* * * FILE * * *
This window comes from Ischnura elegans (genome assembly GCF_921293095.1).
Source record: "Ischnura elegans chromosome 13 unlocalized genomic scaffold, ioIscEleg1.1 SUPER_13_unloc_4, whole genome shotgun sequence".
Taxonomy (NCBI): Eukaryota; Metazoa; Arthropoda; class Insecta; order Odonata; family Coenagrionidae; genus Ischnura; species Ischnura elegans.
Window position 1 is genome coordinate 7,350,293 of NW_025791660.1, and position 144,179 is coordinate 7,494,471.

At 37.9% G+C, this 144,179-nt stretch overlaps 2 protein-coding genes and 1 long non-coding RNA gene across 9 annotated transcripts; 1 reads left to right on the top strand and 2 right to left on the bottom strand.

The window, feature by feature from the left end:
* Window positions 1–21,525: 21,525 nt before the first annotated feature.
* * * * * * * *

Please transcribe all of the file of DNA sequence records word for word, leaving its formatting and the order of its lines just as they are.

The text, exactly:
This window comes from Ischnura elegans (genome assembly GCF_921293095.1).
Source record: "Ischnura elegans chromosome 13 unlocalized genomic scaffold, ioIscEleg1.1 SUPER_13_unloc_4, whole genome shotgun sequence".
Taxonomy (NCBI): Eukaryota; Metazoa; Arthropoda; class Insecta; order Odonata; family Coenagrionidae; genus Ischnura; species Ischnura elegans.
Window position 1 is genome coordinate 7,350,293 of NW_025791660.1, and position 144,179 is coordinate 7,494,471.

At 37.9% G+C, this 144,179-nt stretch overlaps 2 protein-coding genes and 1 long non-coding RNA gene across 9 annotated transcripts; 1 reads left to right on the top strand and 2 right to left on the bottom strand.

The window, feature by feature from the left end:
* Window positions 1–21,525: 21,525 nt before the first annotated feature.